washingtonpost.com  > Print Edition > Business > Articles Inside Business

Soaring Oil Prices Undermine Market

Sunday, September 26, 2004; Page F09


Just when investors thought the oil crisis was over, crude gushed to a record $48.88 a barrel last week, spewing red ink over Wall Street. The stunning run-up in oil prices was blamed on Hurricane Ivan, which blew away oil production platforms in the Gulf of Mexico, tightening an already tight supply.

The logic that leads from a hurricane to higher oil prices to stock market losses is as hard to track as the path of a tropical storm. But oil gave Wall Street something new to worry about, and when investors are worried, they sell.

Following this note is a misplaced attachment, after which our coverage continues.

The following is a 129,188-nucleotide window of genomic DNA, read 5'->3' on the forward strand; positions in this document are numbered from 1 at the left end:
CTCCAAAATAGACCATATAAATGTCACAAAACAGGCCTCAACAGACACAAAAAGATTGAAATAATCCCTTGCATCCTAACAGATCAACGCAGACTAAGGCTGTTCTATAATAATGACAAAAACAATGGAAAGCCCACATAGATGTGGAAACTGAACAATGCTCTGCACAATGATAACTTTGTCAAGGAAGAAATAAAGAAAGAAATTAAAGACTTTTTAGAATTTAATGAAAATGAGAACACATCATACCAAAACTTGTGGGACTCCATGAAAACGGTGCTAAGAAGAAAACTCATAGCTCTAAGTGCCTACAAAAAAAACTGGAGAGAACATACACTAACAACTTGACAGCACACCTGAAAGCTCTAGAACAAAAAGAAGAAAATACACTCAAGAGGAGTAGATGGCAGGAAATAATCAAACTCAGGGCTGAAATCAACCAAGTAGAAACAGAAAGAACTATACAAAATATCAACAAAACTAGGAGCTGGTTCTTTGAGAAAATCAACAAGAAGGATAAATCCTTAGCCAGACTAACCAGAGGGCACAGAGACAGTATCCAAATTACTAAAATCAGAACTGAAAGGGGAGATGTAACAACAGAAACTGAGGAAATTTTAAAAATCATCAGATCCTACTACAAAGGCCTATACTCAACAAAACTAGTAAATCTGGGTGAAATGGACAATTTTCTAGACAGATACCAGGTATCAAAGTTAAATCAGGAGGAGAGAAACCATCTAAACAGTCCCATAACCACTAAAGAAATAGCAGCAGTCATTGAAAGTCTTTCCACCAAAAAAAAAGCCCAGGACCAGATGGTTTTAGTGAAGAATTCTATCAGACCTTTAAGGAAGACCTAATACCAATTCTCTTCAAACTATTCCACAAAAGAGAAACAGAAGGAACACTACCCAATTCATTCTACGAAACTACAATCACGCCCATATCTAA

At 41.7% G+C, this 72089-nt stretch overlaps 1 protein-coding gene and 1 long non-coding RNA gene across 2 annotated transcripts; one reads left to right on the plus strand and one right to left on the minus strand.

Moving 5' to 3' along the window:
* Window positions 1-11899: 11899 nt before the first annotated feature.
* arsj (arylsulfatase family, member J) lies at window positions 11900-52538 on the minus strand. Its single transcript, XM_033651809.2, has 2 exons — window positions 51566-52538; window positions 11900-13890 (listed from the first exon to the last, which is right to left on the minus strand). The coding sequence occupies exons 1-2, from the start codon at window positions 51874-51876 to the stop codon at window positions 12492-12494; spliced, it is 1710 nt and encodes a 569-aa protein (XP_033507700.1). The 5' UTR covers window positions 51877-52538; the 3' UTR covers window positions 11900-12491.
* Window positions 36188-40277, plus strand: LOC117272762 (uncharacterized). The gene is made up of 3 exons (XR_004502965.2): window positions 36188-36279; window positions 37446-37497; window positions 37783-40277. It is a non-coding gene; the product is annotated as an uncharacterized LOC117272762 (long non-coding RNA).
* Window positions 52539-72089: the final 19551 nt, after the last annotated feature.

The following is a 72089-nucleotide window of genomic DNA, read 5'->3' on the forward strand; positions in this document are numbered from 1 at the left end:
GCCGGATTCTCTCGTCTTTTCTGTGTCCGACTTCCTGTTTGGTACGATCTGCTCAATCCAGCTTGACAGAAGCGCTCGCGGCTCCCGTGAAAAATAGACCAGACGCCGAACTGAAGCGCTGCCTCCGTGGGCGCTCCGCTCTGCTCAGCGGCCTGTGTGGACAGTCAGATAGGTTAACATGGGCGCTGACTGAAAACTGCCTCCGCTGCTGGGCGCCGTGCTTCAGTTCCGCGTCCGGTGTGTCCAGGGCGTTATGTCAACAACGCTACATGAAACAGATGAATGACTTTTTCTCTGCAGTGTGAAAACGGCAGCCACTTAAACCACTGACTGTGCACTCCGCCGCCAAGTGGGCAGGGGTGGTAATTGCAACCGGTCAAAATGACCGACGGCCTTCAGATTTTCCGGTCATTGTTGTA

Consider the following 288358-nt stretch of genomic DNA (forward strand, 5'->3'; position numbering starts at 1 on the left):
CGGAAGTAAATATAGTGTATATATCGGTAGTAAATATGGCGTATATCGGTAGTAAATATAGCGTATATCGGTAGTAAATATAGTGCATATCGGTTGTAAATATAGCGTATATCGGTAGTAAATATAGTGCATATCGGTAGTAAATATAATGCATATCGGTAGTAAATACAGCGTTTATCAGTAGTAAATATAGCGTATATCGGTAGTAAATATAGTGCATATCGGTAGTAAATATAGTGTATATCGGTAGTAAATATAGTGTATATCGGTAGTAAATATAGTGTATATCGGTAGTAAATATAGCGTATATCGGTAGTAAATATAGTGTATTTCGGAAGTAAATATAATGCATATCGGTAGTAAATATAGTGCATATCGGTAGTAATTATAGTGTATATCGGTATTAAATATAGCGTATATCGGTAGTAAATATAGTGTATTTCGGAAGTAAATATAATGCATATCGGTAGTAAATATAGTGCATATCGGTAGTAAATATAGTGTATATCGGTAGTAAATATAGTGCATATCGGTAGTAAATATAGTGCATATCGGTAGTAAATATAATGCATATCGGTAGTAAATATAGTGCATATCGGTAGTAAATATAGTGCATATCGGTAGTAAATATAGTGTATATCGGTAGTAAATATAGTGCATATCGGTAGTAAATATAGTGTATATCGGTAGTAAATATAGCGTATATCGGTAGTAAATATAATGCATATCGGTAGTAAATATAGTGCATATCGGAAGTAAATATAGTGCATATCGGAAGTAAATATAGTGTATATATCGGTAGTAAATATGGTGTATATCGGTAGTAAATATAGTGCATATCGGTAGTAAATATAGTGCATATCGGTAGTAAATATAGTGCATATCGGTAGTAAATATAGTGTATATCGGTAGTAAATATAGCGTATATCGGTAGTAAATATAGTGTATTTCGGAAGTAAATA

The Standard & Poor's 500-stock index, which had been up for six weeks in a row, ended its streak with a loss of 18 points, or 1.6 percent. The other, more erratic indexes were also down. The Dow Jones industrial average fell 237 points, a 2.3 percent loss. The Nasdaq composite index fell 30 points, or 1.6 percent.

The week's losses left the Dow down for the month of September, which traditionally produces market losses. Nasdaq and the S&P are up for the month, but there are still four trading days left.

-- Jerry Knight

© 2004 The Washington Post Company